... then they're probably being educated for an era that doesn't exist, and maybe never did.
Here, I must confess some bias, since Georgetown University has a long tradition of leadership in cross-cultural learning.
In 1789, Georgetown was founded by the nation's first Catholic Bishop, John Carroll, who believed that higher education must not be segregated on the basis of religion and social class.
He founded our University on the principle of inclusiveness -- and we have become, of course, even more diverse and international than John Carroll could ever have imagined.
This is a good thing at Georgetown. I am someone who believes that diverse classrooms lead to a special kind of learning. Cultures thrive not in isolation, but in contact, exploration and dialogue.
I like the way the Polish Jewish immigrant Anzia Yezierska expressed this back in the 1920's. She wrote that, of all possible professions, she chose to be a writer because she hoped to "build a bridge of understanding between the American-born and myself ... to open up my life and the lives of my people to them."
Educators can do more to build these bridges.
And yet, as we invoke the high ideals of this Polish Jewish immigrant woman ...
... history's contradictory testimony cannot be denied.
How terrible it is to remember that, at the time of the Holocaust, Germany's system of education, and certainly of higher education, was arguably as advanced as any in all the world.
Berlin, Munich, Frankfurt and Hamburg -- these cities were major intellectual centers -- the places for the most gifted students to learn about science, technology, philosophy and music. Germany was a leader of the world in the arts and sciences.
And still, the country carried out genocide.
I am not sure which is the most important lesson to draw from that anguishing fact.
But I do believe the wrong lesson is that education can't stop hatred.
It can, and it does, and you shouldn't work with students if you're not prepared to try.
Thus, the fourth question we need to bring to every place of learning:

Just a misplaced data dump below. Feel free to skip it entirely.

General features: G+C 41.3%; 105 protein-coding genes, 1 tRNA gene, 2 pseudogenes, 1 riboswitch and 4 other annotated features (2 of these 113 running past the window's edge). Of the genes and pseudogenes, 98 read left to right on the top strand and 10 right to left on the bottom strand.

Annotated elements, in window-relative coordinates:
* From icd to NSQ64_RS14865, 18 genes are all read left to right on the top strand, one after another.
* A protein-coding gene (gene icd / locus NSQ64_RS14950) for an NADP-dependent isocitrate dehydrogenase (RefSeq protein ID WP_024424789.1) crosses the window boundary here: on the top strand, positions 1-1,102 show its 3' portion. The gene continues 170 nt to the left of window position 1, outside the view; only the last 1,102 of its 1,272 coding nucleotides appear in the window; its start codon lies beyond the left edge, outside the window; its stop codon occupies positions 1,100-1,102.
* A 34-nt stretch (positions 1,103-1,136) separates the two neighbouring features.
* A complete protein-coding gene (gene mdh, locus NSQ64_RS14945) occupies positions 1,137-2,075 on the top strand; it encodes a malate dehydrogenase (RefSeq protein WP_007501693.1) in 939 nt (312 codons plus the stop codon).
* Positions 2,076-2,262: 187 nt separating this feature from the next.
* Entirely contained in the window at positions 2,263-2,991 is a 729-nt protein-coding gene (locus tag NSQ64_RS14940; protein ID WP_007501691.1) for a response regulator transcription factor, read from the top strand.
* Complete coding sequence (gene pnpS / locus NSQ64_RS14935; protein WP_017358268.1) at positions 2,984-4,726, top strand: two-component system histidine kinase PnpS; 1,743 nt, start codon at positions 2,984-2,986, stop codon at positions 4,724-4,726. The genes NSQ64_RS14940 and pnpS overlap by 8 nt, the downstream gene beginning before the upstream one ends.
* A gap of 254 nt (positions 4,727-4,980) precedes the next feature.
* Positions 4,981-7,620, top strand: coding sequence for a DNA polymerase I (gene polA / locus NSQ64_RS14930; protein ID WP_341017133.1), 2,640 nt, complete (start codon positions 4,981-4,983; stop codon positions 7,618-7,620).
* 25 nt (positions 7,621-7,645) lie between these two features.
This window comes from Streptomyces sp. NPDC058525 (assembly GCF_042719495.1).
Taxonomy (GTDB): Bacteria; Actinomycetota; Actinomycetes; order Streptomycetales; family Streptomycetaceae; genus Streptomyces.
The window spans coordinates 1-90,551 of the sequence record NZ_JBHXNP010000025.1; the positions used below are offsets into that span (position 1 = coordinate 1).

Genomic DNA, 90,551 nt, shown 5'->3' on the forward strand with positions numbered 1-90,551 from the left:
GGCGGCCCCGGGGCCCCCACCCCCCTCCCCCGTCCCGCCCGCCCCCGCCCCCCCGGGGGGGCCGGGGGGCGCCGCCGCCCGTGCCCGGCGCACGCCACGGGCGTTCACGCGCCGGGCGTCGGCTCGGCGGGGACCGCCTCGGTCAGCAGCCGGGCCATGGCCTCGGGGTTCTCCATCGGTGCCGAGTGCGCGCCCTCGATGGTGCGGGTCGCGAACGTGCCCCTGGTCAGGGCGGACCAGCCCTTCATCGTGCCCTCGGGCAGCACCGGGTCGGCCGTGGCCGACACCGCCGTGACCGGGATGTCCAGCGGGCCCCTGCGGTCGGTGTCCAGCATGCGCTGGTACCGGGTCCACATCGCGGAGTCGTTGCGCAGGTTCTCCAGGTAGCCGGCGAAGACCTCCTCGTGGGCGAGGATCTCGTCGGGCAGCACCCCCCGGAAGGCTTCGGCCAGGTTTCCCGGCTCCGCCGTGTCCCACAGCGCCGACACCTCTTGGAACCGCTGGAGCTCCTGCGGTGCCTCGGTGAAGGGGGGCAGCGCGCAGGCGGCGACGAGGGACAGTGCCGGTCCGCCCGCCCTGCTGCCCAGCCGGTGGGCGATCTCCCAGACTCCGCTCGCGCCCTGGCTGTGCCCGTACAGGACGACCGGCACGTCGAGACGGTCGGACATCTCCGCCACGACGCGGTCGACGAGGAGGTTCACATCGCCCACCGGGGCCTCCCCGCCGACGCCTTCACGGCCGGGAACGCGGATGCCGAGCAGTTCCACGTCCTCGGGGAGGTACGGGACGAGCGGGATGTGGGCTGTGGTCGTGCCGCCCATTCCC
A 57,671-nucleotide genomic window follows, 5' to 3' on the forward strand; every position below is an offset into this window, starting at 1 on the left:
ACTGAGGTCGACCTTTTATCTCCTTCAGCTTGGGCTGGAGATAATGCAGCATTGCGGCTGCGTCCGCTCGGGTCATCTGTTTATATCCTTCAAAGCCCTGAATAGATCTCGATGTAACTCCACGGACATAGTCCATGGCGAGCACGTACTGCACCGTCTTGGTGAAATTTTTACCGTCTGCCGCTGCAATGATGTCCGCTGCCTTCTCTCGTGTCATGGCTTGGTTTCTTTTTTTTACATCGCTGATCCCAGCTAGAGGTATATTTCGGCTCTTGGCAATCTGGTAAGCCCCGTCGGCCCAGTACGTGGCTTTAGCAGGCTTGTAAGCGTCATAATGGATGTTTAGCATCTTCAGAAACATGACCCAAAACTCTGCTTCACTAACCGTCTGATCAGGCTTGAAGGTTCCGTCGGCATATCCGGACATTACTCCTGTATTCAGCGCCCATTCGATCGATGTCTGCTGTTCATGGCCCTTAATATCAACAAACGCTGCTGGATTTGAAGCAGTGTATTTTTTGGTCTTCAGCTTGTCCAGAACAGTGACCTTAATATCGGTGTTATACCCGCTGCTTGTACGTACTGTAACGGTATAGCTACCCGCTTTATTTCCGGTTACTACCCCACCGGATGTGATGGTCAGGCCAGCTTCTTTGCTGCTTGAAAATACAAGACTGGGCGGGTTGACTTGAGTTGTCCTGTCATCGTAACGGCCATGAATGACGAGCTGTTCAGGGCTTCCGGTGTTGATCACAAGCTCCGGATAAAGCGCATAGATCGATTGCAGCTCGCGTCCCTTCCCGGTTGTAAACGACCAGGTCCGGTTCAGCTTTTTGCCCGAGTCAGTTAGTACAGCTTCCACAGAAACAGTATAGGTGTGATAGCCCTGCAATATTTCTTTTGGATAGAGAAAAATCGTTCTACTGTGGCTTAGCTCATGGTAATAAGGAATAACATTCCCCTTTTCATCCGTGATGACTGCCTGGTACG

Are young people being taught in a manner that emphasizes morality, justice, good citizenship and the claims of common humanity? Are they learning to lead? Do they accept responsibility? Will they bring a habit of ethical reflection to bear on the decisions they have to make?
Or has education become so standardized, so secularized, and so professionalized that these values are now snuffed out like a flame in a box?
At Georgetown, I'm quite certain, the candle is burning bright. Our Catholic, Jesuit tradition is based on ethical reflection and moral principle, inspired by the inseparability of the love of God and neighbor.
Community service is a major part of campus life. The ethos of the place is to be engaged with the world. Our faculty have great faith in the students -- indeed, they expect to run the country through our alumni, and that confidence is infectious.
As Alexis de Tocqueville observed, one of the unique strengths of American society is the extraordinary leadership exercised by citizens through their civic associations and activities -- as teachers and healers, pastors and employers, protectors and creators.
At Georgetown, this tradition remains strong. It must flourish everywhere.
We must not lose the civic spirit Tocqueville found:
Democracy is a state of mind.
It is a predilection to cooperate.
It is the people's will to form a larger whole.
And, education in America must always nourish this spirit.
So, today, I have come to you bearing questions -- if not answers -four questions that touch the core of any educational enterprise from preschool to graduate school.
I have stayed away from policies and proposals, and from the more technical questions of funding, jurisdiction and federal legislation, not because those questions aren't important -- they are -- but because I think these larger questions get closer to how the American people experience and think about education.
And, on this day of dialogue, I look forward to hearing your questions, your ideas and your perspectives about what I have called the moral imperative of education.
In closing, please let me note the extraordinary suggestiveness of this forum.
Tomorrow, our ongoing miracle of democracy will be in full flourish. Today we commemorate that achievement in this haunting place of tragedy.
And so we have before us two realms of possibility -- the best and the worst that we humans can be. American education must never be neutral about which prevails.Thank you.